“But because we have the same CBFMA, we pay our tax as a whole, and our group usually ends up paying the tax of the entire tract of land, including that of the other faction,” Cuizon added.

Batocail, who assumed his post just last year, said he only wanted the feuding factions to unite when he called for a meeting of the two opposing parties last May 25. Only five of the FFF-affiliated Merfasi members attended while most of Cuizon’s 52 members showed up.

According to Cuizon, his group, and not the FFF-affiliated Merfasi, first registered with SEC in 2009.

But Montemayor referred to Cuizon’s group as the “rogue” group which approved a resolution to “lease illegally” the CBFMA area to Del Monte.

Cuizon said the deal was for his group to grow pineapples for Del Monte and subleasing the CBFMA area was not part of it.

“We don’t want to sublease it because the rate would be very cheap, we would not be earning enough,” Cuizon said.

He said the farmers owed the provincial government a tax of close to P1 million for the CBFMA. He said for years, his group had been paying the tax of the entire CBFMA, including the part held by the other faction, but no deal with Del Monte was possible because of the feud.

“We don’t want to be penalized, that’s why we decided to enter into an agreement with Del Monte so that we could raise enough money to pay the taxes,” Cuizon said. The taxes, he said, were not for the land but for the crops, like corn and sugarcane, that his group planted within their CBFMA area.

In another statement, Montemayor said DENR inaction on the issue was “contributing to escalating tension” and possible violence over the CBFMA area.

The deal with Del Monte, according to Montemayor, was worth at least P25 million, citing reports.

In his statement, Montemayor quoted FFF Bukidnon president Glicerio J. Tan as blaming the conflict on the failure of Alima and Batocail to enforce a DENR directive in 2015 that corrected the name of the CBFMA holder from Merangeran Farmers Association Inc. to Merangeran Free Farmers Association Inc.

Montemayor’s statement said Merfasi and its members have been with FFF for the last 30 to 40 years. During application for CBFMA, a “bureaucratic mistake” led to Merfasi’s incomplete name being listed on the CBFMA document.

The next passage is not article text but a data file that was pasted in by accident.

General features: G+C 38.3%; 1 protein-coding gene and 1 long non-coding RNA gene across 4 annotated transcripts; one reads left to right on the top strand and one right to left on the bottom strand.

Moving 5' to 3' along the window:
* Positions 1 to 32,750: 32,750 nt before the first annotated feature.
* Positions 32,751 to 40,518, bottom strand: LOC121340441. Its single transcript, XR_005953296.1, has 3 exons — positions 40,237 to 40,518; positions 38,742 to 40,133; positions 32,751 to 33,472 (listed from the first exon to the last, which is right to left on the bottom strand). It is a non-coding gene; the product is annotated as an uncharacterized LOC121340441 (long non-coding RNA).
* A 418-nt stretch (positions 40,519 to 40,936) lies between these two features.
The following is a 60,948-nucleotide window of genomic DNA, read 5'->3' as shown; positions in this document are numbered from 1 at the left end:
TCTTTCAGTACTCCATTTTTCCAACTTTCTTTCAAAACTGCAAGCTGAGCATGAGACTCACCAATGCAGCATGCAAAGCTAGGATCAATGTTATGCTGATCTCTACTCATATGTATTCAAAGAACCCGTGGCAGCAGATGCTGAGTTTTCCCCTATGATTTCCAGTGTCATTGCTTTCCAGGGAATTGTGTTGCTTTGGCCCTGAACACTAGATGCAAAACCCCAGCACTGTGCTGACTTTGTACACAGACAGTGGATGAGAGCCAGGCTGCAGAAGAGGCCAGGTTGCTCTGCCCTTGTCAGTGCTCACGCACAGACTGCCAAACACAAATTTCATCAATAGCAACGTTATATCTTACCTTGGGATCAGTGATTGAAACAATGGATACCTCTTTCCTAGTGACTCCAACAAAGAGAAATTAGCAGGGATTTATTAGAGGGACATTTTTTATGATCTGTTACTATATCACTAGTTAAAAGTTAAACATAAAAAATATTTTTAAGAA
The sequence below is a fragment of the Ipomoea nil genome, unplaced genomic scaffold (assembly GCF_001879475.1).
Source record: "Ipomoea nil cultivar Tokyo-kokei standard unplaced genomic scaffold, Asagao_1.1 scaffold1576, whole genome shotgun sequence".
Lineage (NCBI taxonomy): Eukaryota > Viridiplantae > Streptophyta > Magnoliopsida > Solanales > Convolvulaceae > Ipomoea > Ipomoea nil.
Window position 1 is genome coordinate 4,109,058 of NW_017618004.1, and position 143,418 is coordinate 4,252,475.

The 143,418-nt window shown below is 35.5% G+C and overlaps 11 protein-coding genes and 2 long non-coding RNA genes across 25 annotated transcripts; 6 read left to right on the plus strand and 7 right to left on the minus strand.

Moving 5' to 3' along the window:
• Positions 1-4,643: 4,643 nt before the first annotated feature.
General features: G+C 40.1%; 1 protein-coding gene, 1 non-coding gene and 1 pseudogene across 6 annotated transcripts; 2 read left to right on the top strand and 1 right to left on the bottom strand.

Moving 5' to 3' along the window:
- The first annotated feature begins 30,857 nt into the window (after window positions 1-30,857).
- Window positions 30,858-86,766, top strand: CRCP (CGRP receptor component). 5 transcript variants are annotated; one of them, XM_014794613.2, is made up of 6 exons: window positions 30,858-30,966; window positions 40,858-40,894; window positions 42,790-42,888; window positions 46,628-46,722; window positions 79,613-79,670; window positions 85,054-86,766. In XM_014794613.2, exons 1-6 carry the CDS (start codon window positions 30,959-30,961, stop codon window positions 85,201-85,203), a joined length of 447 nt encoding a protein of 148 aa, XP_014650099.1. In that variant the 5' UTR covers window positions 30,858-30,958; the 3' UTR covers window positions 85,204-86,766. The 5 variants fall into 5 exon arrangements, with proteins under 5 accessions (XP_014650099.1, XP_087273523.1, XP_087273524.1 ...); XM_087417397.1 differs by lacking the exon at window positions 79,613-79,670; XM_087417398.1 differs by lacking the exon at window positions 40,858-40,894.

Tan was further quoted as saying there was an “inexplicable delay” by the local DENR office in correcting the Merfasi name which “emboldened a breakaway group.”

SEC order

But last May 17, the Securities and Exchange Commission ordered the group of Cuizon to change its name or face revocation of its registration with the SEC.

The Cuizon faction entered into the deal with Del Monte a week before its SEC registration, Montemayor’s statement said.

This, despite opposition to the deal relayed to the local DENR office by the FFF faction of Merfasi, said Montemayor in the statement.

It quoted Tan as accusing Batocail and Alima of ordering Merfasi-FFF to submit itself to a DENR-supervised election of leaders along with the breakaway group which the two DENR officials said was their way of trying to unify the group.

The two DENR officials allegedly threatened Merfasi members, who would not submit themselves to the elections, with loss of landholding, according to Montemayor’s statement, citing Tan.

The elections, however, were cancelled at the last minute, according to Montemayor’s statement.

Tan was quoted as saying that last May 26, “outsiders” recruited by Cuizon’s group “forced their way” into the Merfasi CBFMA “waving bladed weapons against Merfasi members.”

The Merfasi FFF faction, the statement of Montemayor said, had already filed a complaint against Alima and Batocail for violating the Anti-Red Tape Act of 2007 for failure to correct the group’s corporate name.

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TAGS: Bukidnon, factions, Feud, FFF, forest lands, pineapple deal